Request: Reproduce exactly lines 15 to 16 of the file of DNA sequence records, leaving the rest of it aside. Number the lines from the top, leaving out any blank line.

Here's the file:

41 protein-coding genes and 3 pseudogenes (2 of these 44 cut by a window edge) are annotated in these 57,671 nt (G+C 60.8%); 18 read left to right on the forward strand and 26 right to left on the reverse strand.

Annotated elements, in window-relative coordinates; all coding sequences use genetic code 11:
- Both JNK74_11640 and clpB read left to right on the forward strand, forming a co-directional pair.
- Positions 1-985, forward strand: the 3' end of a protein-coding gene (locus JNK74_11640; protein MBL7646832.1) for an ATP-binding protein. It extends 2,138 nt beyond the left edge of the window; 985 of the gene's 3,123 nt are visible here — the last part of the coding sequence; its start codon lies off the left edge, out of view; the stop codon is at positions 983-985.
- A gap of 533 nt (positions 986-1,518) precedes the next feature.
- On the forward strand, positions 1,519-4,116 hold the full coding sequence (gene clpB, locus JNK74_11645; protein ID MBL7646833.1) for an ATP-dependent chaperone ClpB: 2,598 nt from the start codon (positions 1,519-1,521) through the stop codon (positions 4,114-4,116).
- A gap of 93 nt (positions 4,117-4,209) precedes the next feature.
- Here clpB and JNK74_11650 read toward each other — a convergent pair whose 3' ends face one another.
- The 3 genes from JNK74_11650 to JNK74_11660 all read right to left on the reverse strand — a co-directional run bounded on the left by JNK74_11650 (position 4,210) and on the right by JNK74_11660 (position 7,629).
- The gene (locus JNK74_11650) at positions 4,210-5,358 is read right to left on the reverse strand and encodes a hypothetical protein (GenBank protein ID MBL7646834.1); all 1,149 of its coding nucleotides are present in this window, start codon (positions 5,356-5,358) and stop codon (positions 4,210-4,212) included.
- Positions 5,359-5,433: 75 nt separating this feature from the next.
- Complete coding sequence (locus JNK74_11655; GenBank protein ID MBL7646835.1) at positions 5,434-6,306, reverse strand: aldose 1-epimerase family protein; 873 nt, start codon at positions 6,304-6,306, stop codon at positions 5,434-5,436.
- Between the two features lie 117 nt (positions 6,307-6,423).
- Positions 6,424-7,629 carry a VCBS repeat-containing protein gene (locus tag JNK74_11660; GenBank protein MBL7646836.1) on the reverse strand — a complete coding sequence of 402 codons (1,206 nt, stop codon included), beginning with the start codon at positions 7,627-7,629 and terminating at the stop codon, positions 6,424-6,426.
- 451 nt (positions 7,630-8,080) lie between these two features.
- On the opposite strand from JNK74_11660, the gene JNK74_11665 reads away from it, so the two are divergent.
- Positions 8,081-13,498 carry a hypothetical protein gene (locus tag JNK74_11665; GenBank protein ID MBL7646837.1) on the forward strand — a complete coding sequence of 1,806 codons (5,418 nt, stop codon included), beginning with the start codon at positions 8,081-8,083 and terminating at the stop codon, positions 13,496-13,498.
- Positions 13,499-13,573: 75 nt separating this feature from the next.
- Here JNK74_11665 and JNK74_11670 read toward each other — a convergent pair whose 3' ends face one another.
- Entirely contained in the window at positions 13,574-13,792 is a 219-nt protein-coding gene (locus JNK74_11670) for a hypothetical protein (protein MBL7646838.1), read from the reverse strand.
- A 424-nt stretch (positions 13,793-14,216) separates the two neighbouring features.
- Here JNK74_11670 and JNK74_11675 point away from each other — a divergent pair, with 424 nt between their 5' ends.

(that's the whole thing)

- 451 nt (positions 7,630-8,080) lie between these two features.
- On the opposite strand from JNK74_11660, the gene JNK74_11665 reads away from it, so the two are divergent.